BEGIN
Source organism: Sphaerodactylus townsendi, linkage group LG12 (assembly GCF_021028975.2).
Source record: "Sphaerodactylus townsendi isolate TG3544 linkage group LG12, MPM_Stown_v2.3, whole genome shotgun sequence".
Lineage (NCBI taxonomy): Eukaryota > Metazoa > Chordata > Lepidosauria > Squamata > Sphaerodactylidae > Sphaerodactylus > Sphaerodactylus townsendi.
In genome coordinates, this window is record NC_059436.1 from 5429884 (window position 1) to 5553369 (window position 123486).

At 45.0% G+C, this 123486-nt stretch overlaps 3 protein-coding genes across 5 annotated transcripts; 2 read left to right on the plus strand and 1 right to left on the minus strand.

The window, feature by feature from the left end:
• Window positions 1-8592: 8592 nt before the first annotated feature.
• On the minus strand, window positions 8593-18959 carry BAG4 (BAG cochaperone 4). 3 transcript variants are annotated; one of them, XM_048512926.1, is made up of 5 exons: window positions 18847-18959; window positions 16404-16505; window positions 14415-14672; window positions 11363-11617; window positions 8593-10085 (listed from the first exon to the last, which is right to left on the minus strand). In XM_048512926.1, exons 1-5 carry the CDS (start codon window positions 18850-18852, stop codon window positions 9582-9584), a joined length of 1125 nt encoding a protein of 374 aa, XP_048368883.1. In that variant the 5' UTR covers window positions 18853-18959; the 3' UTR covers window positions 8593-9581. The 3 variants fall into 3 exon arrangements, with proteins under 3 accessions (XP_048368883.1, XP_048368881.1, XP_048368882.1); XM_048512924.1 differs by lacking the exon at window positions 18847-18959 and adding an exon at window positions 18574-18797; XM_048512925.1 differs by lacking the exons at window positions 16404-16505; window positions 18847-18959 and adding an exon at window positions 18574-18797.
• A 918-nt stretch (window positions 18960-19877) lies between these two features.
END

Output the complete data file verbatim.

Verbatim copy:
Source organism: Sphaerodactylus townsendi, linkage group LG12 (assembly GCF_021028975.2).
Source record: "Sphaerodactylus townsendi isolate TG3544 linkage group LG12, MPM_Stown_v2.3, whole genome shotgun sequence".
Lineage (NCBI taxonomy): Eukaryota > Metazoa > Chordata > Lepidosauria > Squamata > Sphaerodactylidae > Sphaerodactylus > Sphaerodactylus townsendi.
In genome coordinates, this window is record NC_059436.1 from 5429884 (window position 1) to 5553369 (window position 123486).

At 45.0% G+C, this 123486-nt stretch overlaps 3 protein-coding genes across 5 annotated transcripts; 2 read left to right on the plus strand and 1 right to left on the minus strand.

The window, feature by feature from the left end:
• Window positions 1-8592: 8592 nt before the first annotated feature.
• On the minus strand, window positions 8593-18959 carry BAG4 (BAG cochaperone 4). 3 transcript variants are annotated; one of them, XM_048512926.1, is made up of 5 exons: window positions 18847-18959; window positions 16404-16505; window positions 14415-14672; window positions 11363-11617; window positions 8593-10085 (listed from the first exon to the last, which is right to left on the minus strand). In XM_048512926.1, exons 1-5 carry the CDS (start codon window positions 18850-18852, stop codon window positions 9582-9584), a joined length of 1125 nt encoding a protein of 374 aa, XP_048368883.1. In that variant the 5' UTR covers window positions 18853-18959; the 3' UTR covers window positions 8593-9581. The 3 variants fall into 3 exon arrangements, with proteins under 3 accessions (XP_048368883.1, XP_048368881.1, XP_048368882.1); XM_048512924.1 differs by lacking the exon at window positions 18847-18959 and adding an exon at window positions 18574-18797; XM_048512925.1 differs by lacking the exons at window positions 16404-16505; window positions 18847-18959 and adding an exon at window positions 18574-18797.
• A 918-nt stretch (window positions 18960-19877) lies between these two features.